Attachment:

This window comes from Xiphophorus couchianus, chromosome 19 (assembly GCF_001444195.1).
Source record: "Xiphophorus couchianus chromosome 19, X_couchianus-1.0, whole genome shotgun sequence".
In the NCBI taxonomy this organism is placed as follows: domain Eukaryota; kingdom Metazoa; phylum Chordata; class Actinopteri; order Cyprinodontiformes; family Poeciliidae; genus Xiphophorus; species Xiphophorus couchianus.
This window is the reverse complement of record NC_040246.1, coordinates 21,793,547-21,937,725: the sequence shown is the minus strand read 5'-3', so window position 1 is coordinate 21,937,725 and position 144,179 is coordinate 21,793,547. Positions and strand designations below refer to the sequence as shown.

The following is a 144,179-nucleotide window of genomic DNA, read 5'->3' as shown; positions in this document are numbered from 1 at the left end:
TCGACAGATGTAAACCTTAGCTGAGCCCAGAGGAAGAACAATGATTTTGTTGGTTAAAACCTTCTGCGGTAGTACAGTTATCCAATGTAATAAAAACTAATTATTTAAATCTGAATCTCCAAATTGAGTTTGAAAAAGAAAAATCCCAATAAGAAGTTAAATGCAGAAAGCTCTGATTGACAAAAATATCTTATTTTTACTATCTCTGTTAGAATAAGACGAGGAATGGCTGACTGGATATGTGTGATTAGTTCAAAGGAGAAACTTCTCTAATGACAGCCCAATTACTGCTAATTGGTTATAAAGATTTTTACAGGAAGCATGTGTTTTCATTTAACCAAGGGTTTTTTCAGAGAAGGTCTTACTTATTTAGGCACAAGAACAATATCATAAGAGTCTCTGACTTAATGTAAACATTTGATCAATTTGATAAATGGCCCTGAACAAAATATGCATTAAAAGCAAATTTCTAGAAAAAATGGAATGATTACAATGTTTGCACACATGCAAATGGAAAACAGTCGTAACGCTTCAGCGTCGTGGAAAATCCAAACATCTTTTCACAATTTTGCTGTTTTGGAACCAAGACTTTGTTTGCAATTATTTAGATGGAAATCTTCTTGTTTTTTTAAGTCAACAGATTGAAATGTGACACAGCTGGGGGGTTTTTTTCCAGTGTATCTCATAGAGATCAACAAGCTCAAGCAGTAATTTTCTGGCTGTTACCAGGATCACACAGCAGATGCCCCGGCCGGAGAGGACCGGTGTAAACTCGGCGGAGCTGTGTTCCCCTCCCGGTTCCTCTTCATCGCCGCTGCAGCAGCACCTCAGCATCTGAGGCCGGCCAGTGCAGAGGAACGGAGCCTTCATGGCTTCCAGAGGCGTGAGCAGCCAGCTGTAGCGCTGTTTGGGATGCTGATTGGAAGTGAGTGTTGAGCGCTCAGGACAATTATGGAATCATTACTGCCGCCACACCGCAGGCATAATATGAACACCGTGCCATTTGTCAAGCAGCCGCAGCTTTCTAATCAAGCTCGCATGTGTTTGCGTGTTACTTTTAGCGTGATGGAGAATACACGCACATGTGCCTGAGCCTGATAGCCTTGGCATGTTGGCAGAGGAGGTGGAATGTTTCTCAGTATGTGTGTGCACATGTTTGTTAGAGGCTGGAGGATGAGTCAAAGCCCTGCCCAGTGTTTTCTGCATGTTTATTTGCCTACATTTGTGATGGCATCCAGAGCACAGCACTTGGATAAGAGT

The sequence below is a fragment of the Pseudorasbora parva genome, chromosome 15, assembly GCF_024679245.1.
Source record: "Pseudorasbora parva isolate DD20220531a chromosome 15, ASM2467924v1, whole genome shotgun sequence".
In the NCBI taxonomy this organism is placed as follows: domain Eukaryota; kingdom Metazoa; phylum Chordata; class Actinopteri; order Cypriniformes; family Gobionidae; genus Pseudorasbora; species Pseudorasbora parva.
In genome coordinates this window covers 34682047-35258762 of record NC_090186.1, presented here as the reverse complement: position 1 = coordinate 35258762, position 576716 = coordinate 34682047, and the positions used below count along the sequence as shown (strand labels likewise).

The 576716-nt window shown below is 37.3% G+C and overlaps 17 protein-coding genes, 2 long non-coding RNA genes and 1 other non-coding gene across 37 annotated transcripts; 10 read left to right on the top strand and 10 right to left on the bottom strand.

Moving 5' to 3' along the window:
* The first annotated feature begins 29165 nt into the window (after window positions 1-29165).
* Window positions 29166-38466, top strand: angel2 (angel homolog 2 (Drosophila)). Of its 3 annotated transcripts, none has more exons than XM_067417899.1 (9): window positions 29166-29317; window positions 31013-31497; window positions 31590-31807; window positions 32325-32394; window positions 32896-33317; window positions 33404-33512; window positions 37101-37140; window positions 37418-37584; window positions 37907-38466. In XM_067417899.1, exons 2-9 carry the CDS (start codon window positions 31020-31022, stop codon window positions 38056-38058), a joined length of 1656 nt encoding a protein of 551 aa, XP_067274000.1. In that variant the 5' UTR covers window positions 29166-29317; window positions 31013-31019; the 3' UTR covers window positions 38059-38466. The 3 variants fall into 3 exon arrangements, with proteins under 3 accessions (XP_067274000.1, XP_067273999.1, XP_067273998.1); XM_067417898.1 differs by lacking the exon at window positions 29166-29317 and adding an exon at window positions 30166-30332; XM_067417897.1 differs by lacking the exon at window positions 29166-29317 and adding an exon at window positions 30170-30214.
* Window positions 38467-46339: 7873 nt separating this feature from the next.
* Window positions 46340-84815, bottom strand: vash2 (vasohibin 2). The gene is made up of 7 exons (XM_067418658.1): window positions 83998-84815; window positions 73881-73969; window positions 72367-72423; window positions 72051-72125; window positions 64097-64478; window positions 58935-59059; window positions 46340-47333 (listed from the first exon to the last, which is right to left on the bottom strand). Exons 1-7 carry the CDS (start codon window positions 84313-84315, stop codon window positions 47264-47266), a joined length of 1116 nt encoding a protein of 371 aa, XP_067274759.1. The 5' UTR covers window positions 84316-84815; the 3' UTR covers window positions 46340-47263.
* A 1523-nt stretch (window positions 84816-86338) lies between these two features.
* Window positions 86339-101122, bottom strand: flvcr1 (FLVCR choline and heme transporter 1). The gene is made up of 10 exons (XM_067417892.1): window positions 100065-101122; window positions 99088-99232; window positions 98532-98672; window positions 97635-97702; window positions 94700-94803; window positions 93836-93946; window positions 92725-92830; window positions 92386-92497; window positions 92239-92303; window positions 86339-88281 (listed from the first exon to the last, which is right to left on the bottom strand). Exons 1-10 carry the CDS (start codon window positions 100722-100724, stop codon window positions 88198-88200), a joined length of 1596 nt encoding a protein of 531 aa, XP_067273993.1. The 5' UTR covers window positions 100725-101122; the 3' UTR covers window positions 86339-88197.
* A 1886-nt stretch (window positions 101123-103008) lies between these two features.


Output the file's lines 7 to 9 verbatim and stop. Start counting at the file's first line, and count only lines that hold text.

The sequence below is a fragment of the Pseudorasbora parva genome, chromosome 15, assembly GCF_024679245.1.
Source record: "Pseudorasbora parva isolate DD20220531a chromosome 15, ASM2467924v1, whole genome shotgun sequence".
In the NCBI taxonomy this organism is placed as follows: domain Eukaryota; kingdom Metazoa; phylum Chordata; class Actinopteri; order Cypriniformes; family Gobionidae; genus Pseudorasbora; species Pseudorasbora parva.